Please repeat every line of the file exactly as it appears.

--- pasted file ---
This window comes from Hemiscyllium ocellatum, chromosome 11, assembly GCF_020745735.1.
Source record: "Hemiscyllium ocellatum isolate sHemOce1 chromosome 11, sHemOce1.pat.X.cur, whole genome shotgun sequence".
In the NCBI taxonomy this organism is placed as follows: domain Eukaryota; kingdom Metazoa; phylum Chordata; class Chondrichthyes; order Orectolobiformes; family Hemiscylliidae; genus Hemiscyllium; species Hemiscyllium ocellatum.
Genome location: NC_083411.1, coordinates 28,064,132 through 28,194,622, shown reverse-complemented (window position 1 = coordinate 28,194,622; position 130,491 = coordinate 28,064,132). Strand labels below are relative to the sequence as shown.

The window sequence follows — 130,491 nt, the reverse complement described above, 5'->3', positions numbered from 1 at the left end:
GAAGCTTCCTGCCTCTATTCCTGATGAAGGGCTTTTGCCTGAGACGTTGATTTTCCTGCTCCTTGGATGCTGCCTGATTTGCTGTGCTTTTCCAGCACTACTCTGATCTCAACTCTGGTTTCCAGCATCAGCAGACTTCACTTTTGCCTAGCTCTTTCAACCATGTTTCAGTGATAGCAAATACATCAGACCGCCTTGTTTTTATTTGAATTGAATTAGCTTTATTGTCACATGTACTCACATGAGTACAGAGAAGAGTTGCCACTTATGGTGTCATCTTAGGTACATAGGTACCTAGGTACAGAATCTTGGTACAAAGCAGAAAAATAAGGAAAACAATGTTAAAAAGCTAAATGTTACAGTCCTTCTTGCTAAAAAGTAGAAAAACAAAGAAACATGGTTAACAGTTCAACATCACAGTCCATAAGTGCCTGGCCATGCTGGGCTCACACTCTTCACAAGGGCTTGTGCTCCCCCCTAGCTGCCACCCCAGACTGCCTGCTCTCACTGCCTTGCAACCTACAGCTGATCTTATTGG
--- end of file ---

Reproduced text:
This window comes from Hemiscyllium ocellatum, chromosome 11, assembly GCF_020745735.1.
Source record: "Hemiscyllium ocellatum isolate sHemOce1 chromosome 11, sHemOce1.pat.X.cur, whole genome shotgun sequence".
In the NCBI taxonomy this organism is placed as follows: domain Eukaryota; kingdom Metazoa; phylum Chordata; class Chondrichthyes; order Orectolobiformes; family Hemiscylliidae; genus Hemiscyllium; species Hemiscyllium ocellatum.
Genome location: NC_083411.1, coordinates 28,064,132 through 28,194,622, shown reverse-complemented (window position 1 = coordinate 28,194,622; position 130,491 = coordinate 28,064,132). Strand labels below are relative to the sequence as shown.

The window sequence follows — 130,491 nt, the reverse complement described above, 5'->3', positions numbered from 1 at the left end:
GAAGCTTCCTGCCTCTATTCCTGATGAAGGGCTTTTGCCTGAGACGTTGATTTTCCTGCTCCTTGGATGCTGCCTGATTTGCTGTGCTTTTCCAGCACTACTCTGATCTCAACTCTGGTTTCCAGCATCAGCAGACTTCACTTTTGCCTAGCTCTTTCAACCATGTTTCAGTGATAGCAAATACATCAGACCGCCTTGTTTTTATTTGAATTGAATTAGCTTTATTGTCACATGTACTCACATGAGTACAGAGAAGAGTTGCCACTTATGGTGTCATCTTAGGTACATAGGTACCTAGGTACAGAATCTTGGTACAAAGCAGAAAAATAAGGAAAACAATGTTAAAAAGCTAAATGTTACAGTCCTTCTTGCTAAAAAGTAGAAAAACAAAGAAACATGGTTAACAGTTCAACATCACAGTCCATAAGTGCCTGGCCATGCTGGGCTCACACTCTTCACAAGGGCTTGTGCTCCCCCCTAGCTGCCACCCCAGACTGCCTGCTCTCACTGCCTTGCAACCTACAGCTGATCTTATTGG